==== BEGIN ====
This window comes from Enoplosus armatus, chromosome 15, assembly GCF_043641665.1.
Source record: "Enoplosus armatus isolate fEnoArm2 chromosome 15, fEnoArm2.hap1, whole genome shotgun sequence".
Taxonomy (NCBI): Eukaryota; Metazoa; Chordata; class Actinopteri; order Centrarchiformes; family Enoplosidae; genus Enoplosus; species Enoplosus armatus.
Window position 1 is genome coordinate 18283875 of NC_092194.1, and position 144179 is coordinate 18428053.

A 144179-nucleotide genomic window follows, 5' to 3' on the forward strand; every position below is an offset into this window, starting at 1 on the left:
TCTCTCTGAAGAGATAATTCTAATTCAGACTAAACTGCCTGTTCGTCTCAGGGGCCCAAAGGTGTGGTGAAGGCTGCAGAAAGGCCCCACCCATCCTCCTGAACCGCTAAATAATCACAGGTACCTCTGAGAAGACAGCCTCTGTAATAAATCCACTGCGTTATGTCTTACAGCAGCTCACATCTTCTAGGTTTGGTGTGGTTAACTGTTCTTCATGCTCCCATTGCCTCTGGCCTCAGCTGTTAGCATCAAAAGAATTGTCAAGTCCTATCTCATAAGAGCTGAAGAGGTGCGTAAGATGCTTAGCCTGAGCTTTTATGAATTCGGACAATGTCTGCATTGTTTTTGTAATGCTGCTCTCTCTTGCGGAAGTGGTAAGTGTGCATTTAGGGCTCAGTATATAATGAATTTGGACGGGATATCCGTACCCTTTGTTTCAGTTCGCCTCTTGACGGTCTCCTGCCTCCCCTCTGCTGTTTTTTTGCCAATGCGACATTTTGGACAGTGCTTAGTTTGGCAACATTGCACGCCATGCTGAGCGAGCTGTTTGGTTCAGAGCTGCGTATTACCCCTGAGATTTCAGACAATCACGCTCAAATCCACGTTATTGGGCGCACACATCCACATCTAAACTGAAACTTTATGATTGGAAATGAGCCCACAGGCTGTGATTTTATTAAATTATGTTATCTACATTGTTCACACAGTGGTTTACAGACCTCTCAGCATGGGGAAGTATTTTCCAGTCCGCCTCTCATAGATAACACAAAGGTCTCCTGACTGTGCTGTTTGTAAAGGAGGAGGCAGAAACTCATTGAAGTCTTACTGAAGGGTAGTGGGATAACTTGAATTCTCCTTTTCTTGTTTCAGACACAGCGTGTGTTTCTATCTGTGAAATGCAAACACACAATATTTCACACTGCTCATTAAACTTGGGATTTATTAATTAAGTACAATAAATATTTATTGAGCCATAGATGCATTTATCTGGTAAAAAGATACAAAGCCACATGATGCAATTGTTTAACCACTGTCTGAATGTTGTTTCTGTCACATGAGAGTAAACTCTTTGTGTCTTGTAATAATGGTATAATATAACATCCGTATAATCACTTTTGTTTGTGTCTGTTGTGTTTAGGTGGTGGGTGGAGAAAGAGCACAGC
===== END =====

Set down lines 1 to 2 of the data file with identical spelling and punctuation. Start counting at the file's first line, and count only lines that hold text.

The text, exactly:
This window comes from Enoplosus armatus, chromosome 15, assembly GCF_043641665.1.
Source record: "Enoplosus armatus isolate fEnoArm2 chromosome 15, fEnoArm2.hap1, whole genome shotgun sequence".